Barring any last minute change the price of a 50-kilo bag of cement is expected to sell at GH¢55 (fifty-five Ghana Cedis) per bag from next week.
A bag of cement is currently selling at a price range of ¢45 to ¢55 Ghana in Accra.
According to a news report by Myjoyonline.com, a bag of cement will however sell at ¢60 outside Accra.
The report suggested that the expected increment in the price of cement can be linked to a number of factors including; the cedi depreciation, hike in transport fares, and the Russian-Ukraine war, which has affected the movement of logistics and transporting some of the raw material from abroad for local production.
If the price of cement goes up like it’s been speculated, the development may impact house prices in the short term. And the Ghanaian will suffer the eventual consequences.
Manufacturers have in recent times pushed for government to take a second look at the taxes on the inputs and charges at ports.
They were hoping that could have helped the situation, especially last year.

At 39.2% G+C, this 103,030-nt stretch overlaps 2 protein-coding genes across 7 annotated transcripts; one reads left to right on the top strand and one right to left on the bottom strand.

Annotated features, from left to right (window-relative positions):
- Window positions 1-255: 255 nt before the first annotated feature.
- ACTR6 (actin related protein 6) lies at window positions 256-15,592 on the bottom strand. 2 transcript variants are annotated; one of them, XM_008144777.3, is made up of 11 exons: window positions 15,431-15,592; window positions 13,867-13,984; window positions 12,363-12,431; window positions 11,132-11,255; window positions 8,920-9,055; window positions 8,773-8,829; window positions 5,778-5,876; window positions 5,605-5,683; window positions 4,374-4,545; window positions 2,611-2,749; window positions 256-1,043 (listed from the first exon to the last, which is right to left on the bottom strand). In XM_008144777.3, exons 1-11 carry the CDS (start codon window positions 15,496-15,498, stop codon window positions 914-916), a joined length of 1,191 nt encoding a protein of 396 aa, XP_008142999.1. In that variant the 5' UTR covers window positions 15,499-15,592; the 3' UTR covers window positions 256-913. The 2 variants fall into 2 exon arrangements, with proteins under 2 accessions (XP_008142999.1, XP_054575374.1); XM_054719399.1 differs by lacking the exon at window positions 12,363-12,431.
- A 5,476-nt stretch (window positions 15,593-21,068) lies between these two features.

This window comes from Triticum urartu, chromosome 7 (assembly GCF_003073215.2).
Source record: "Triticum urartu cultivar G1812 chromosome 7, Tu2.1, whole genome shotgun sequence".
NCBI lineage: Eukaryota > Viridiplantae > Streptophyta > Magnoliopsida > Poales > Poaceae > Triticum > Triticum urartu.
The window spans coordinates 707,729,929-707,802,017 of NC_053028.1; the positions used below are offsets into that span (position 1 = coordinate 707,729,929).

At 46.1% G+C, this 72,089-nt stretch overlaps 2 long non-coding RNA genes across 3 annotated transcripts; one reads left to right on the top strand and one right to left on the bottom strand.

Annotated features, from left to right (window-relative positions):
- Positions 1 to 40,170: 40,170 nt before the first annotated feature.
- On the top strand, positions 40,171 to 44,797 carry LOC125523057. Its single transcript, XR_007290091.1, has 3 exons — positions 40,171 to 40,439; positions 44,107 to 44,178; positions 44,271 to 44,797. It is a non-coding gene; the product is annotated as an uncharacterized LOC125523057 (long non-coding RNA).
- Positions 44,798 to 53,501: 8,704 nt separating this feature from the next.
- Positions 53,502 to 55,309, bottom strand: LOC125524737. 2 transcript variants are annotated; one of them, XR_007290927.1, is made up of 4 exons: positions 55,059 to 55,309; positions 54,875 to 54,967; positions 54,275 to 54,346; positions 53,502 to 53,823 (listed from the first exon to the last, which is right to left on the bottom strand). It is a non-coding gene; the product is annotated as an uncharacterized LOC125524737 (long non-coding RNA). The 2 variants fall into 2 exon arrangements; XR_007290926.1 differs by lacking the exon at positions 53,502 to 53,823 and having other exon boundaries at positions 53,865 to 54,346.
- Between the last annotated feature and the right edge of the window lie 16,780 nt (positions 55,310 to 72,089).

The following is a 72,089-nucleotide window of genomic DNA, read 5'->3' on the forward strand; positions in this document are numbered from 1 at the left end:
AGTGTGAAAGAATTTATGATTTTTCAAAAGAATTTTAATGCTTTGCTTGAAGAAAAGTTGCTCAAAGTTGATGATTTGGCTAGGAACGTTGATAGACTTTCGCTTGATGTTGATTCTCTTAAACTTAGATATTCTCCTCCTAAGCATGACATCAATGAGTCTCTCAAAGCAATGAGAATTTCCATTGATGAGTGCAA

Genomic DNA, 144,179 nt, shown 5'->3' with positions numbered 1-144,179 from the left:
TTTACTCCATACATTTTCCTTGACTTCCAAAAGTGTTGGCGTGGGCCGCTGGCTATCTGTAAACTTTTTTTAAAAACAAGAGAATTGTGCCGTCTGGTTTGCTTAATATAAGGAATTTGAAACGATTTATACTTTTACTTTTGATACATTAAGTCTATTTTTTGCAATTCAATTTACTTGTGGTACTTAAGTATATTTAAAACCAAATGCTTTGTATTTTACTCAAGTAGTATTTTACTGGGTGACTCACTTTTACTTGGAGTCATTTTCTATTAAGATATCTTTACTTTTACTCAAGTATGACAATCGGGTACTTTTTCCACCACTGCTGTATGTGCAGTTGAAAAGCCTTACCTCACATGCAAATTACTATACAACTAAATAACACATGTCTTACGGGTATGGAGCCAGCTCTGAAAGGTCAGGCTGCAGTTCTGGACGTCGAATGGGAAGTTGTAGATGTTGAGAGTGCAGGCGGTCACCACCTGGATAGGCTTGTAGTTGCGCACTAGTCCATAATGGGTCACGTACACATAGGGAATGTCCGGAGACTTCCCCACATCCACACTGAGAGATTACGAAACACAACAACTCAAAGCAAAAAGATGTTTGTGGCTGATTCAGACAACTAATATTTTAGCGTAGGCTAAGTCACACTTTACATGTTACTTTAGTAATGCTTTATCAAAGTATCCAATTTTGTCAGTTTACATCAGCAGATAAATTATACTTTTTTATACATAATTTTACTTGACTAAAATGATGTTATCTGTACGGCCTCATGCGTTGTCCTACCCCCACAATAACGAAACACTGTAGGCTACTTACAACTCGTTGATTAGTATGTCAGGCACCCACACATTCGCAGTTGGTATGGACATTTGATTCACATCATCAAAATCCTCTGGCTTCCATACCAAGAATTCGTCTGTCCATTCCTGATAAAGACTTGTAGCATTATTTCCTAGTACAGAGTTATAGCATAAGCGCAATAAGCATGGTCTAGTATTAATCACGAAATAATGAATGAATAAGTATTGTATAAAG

But this didn’t get the needed attention from government.
These manufacturers hoped that waving some of these charges at the ports could have slowed the hikes that we have seen in recent times.
Meanwhile, the price of petrol has hit another record high as oil and gas costs soar amid fears of a global economic shock from Russia’s invasion of Ukraine.
Oil jumped to $139 a barrel at one point, the highest level for almost 14 years, while wholesale gas prices for next-day delivery more than doubled.
It came as the US hinted at a ban on buying Russian energy, as it looked to other countries to increase supplies.
However, European leaders rejected that idea on Monday.
In a related development, the World Bank has also predicted harsh times for Ghana’s economy.
The W/B opined that the rising exchange rate amidst inflation and increasing cost of living coupled with a rise in prices of petroleum products while put massive stress on Ghanaians.
Many Ghanaians have complained about the effect of the situation on their standard of living already.
Credit: Pulse Ghana